Top Five Best Thanksgiving Movies

Sunday, November 18th, 2012

Planes, Trains & Automobiles

I love Thanksgiving. Though few people would claim it to be their “favorite” holiday, it’s always nice to take a day off of work to sit around the dining table, stuffing your face and arguing politics and religion with your wacky Fox News-loving Uncle Joe who you only get to see, like, twice a year. What’s not to love about that? Once the turkey and the spirited lecture about why Obama‘s a “commie muslin” who’s ruining the country are done, you all crawl your overstuffed asses to the living room to watch some tube.

Most families do one of two things: they sit back and watch the Detroit Lions lose, or they watch some classic holiday films. If you fall into the latter group, here are five of the best Turkey Day flicks.

Dutch (1991)

To prove to his girlfriend that he’s a great guy, Dutch Dooley volunteers to pick up her son from a prep school and drive him home for Thanksgiving. The kid turns out to be a dick, and road trip hijinx ensue. Sounds like a pretty stupid, unimaginative premise, and it is — but the film stars Ed O’Neill and Ethan Embry, so it’s worth watching.

Son In Law (1993)

There are two types of people in the world: those who can’t stand Pauly Shore, and those who don’t know who the hell that is. Regardless, this 1993 vehicle to exploit Shore’s fleeting popularity is good mindless fun. Shore plays “Crawl,” an obnoxious college douche who travels to a small town farm for Thanksgiving break, posing as the fiance of the farmer’s daughter (played by Carla Gugino, who had her hand eaten in Sin City). He annoys the shit out of everyone, but eventually they come around and learn to love the Weas’. The film also stars Lane Smith (the district attorney in My Cousin Vinny) and Patrick Renna (Ham in The Sandlot).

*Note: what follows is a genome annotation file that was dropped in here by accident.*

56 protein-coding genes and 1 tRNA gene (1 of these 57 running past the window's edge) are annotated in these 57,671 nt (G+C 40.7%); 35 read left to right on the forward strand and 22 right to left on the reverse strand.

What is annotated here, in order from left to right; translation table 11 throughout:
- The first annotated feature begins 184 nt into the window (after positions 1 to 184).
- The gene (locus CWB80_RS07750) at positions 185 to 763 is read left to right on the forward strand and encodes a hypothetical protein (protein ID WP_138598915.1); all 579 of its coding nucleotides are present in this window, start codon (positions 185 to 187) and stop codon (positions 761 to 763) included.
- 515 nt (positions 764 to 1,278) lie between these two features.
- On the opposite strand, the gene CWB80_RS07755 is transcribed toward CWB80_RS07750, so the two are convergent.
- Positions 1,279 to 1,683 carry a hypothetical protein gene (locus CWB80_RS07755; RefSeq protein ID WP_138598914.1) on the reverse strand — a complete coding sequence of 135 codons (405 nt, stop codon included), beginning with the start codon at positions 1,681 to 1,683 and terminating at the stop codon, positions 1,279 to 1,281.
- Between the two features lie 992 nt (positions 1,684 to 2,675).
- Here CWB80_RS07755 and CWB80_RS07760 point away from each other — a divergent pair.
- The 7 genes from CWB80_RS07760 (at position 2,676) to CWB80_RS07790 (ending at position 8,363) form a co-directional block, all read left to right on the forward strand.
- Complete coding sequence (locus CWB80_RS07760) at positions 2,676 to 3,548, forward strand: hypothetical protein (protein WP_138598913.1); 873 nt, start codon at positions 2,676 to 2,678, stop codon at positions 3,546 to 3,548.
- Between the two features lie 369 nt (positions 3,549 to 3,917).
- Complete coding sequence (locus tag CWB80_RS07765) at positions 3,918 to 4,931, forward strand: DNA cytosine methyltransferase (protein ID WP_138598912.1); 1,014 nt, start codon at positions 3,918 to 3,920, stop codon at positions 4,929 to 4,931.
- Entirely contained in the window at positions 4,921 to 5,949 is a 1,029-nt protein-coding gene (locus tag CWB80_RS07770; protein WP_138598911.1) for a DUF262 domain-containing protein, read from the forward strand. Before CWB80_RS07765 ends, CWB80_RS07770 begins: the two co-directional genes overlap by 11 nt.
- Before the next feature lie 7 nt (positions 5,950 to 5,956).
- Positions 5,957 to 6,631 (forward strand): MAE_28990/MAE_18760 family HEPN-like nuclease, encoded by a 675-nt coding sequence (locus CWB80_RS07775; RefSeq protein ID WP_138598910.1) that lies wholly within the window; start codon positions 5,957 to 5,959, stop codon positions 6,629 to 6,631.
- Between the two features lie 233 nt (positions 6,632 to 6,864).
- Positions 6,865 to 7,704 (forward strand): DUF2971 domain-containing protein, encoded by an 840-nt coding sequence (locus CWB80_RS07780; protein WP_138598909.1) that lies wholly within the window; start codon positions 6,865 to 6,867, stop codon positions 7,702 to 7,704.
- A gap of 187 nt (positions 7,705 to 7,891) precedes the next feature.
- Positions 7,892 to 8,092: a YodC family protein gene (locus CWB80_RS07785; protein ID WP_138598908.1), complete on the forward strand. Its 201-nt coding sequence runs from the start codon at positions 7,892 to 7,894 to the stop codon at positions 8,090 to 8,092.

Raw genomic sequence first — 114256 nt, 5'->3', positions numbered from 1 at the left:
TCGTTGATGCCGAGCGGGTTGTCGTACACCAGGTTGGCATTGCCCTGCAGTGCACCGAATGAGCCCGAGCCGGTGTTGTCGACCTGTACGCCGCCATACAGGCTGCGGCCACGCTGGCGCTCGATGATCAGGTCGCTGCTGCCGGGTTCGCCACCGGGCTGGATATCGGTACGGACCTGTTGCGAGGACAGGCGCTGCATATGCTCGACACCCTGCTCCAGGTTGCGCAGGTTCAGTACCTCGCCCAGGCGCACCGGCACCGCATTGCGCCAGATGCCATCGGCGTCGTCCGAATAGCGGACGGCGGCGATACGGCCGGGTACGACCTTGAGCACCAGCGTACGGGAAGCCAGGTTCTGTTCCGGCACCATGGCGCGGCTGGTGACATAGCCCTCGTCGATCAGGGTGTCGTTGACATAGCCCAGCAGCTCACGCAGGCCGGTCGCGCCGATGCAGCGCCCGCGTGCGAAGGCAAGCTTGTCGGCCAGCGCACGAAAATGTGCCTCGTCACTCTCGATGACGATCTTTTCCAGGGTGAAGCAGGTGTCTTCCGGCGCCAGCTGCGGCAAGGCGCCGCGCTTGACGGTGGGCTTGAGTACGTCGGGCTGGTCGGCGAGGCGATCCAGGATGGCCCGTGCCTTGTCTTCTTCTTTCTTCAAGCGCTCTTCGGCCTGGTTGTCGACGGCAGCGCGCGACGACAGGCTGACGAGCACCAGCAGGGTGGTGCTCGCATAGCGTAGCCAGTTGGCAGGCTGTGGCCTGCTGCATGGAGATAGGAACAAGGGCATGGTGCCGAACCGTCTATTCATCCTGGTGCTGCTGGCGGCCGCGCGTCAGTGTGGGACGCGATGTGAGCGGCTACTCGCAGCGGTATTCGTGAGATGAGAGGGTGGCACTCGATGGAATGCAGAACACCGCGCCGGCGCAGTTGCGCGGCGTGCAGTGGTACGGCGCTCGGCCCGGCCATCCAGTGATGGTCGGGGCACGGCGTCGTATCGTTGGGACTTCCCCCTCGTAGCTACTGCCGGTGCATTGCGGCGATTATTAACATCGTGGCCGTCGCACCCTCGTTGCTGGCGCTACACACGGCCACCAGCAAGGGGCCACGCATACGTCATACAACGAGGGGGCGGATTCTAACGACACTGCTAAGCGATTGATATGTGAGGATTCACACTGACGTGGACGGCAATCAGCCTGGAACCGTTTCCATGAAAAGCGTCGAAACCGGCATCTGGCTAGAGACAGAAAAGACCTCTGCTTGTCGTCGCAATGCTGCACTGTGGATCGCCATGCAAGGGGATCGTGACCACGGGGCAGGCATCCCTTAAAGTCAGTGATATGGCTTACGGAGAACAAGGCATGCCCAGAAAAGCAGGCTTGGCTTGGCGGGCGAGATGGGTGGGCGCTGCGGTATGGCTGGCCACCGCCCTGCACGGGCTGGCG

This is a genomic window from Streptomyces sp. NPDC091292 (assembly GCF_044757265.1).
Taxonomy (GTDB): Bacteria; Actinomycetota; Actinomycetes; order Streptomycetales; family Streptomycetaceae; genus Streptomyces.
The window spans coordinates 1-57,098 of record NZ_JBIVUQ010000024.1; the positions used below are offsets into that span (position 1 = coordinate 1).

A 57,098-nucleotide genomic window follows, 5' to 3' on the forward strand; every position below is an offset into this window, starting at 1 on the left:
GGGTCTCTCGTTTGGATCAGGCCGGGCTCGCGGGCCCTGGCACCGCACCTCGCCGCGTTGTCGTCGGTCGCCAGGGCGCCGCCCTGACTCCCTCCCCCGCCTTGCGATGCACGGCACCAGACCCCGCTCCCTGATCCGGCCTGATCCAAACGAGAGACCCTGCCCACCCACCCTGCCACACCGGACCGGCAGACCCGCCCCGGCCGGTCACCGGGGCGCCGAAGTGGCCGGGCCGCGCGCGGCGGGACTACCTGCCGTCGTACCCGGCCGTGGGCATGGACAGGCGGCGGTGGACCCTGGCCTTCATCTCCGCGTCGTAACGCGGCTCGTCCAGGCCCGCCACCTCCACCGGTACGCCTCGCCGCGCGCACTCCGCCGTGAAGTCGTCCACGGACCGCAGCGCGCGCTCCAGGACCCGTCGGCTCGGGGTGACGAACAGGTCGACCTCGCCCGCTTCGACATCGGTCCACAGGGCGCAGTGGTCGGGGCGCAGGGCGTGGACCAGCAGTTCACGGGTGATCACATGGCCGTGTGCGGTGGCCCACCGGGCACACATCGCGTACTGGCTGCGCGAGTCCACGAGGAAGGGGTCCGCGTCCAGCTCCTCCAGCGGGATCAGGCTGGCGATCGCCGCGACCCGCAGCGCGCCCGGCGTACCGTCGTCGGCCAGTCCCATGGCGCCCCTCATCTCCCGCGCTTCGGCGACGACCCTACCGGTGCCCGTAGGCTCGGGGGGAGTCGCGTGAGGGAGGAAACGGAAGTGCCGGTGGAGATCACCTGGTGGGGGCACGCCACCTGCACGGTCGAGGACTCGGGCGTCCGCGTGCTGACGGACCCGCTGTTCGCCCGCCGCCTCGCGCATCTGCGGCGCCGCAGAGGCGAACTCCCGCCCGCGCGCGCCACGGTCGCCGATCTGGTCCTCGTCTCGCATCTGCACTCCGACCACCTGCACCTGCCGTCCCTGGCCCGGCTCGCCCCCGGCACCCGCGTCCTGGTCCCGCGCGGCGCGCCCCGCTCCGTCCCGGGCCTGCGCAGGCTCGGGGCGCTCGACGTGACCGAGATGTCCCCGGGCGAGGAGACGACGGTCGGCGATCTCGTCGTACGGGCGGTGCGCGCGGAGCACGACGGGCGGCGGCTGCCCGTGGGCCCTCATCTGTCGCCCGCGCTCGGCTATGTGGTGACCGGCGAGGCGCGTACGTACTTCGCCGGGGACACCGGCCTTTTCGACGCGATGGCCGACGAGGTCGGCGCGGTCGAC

Planes, Trains & Automobiles (1987)

The quintessential Thanksgiving film, Planes, Trains & Automobiles is, like Dutch, a film written by John Hughes that pairs together two unlikely characters who must make it home for the holiday — all the while getting under each other’s skin and having wacky adventures. Like Uncle Buck, John Candy serves as the lovable antagonist; like The Great Outdoors, one of the two characters ends up homeless and destitute and relies on the protagonist for support and shelter. Hughes was formulaic, for sure, but thanks to great actors and hilarious scenarios, his films just work.

Grumpy Old Men (1993)

While not Walter Matthau and Jack Lemmon’s greatest film (The Odd Couple), Grumpy Old Men is far from their worst (Out to Sea). Released on Christmas Day 1993, the film centers on Matthau’s Max Goldman and Lemmon’s John Gustafson battling for the affection of the beautiful and eccentric widow, Ariel Truax (Ann-Margret). Despite their mutual desire for the same woman, it is Chuck, owner of the bait shop, who enjoys her company on Thanksgiving – which only inflames the competition between Goldman and Gustafson.

The Nightmare Before Christmas (1993)

Is it Christmas movie? Is it a Halloween movie? Let’s end the debate once and for all: The Nightmare Before Christmas is best enjoyed halfway between the two holidays, making it the perfect Thanksgiving flick.

What other films do you suggest for Thanksgiving Day viewing?

  • Cainnum Hopkins

    im really disappointed that i didn’t see home for the holidays up here with holly hunter and Robert downey jr.. great dysfunctional family thanksgiving film with a great cast. directed by jodie foster.